Capitalizing on Schoolwide Policies: Behavior Systems

I’ve used DEA as anywhere from 0% (i.e. just rules) to 100% of a student’s grade, including a sliding scale throughout the year. While a few have referred to DEA as a “behavior system,” I prefer to look at it as habits that promote an ideal environment for input and interaction. Whatever you want to call it, students who do DEA, or DEA-like things acquire language (adjusting for neuro-diversity, of course), and those who don’t, make it harder for themselves and/or others. Some schools forbid grading behavior altogether, others report them as “Life Skills,” etc. Still, others implement elaborate behavior systems more closely tied to discipline, etc.

My school has implemented a streamlined version of their behavior system. If you’re wondering why it exists in the first place, there’s good reason. Some of our students had never done a homework assignment in middle school (eso si que es), yet they are all college-bound, so we need to support them. For me, DEA is just rules this year, but many of the behaviors in the streamlined behavior system address my version of DEA (i.e Look, Listen, Ask). As such I’ve decided to begin class with another Call/Response routine (popular this year). Now, this is the kind of thing I would typically do in English, like giving instructions, but it’s just another opportunity for more input using common words, while at the same time supporting students with a school policy:

Demerit

Of the 18 words used, the only new ones are cultī, incultīmaledīcere, numquam, and pēnsum. If this were a text, there would be too many new words for students to read it easily, but it’s a routine we’ll repeat each class/week (i.e. class meets 1x/wk), so students will be exposed to these new words over time. Also, there’s some decent grammar in there, meaning we teach it, just not explicitlyI see 3rd person singular, the less-common 1st person plural, 3rd person plural, a passive verb, adjectives, nouns (including neuter plural), adverbs, ablative case, and the accusative case.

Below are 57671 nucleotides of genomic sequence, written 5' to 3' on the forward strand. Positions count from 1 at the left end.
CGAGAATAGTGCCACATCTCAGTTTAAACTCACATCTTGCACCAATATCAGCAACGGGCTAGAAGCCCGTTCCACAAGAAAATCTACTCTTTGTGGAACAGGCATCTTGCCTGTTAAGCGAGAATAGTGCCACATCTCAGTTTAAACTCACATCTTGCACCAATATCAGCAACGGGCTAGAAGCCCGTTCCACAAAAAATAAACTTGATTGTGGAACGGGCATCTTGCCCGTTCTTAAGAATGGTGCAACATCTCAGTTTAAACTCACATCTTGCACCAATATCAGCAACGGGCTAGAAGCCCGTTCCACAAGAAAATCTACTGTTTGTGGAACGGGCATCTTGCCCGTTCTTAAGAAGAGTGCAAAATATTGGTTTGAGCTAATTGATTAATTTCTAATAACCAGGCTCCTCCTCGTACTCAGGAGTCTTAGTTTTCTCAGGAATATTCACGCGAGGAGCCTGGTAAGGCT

Not only is this routine to remind students of their updated behavior system, but it’s also a time for me to check things that I otherwise can’t even put mental energy towards (e.g. a kid isn’t wearing a tie), as well as a possible opportunity for Personalized Questions & Answers (PQA), which easily could be used for that one thing you need to get going. In fact, I’ve been doing Chris Stolz’ daily routine which includes looking into who’s absent. In this new routine of mine, there’s the benefit of noting who’s present as well as who might be coming in late (another thing that’s usually last on my mind as I begin interacting with students). We’ve made it fun, too, like when I ask the first question, any student particularly proud of what they’re wearing stands up and we talk a little bit about it. Input and interaction for the win!

So, do you have any school-wide systems you could capitalize on while enforcing school policies and promoting the culture?

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2 thoughts on “Capitalizing on Schoolwide Policies: Behavior Systems

  1. Pingback: 90% Target Language Use? How About Your Message Count… | Magister P.

  2. Pingback: Sample CI Schedule: The Week & The Day | Magister P.

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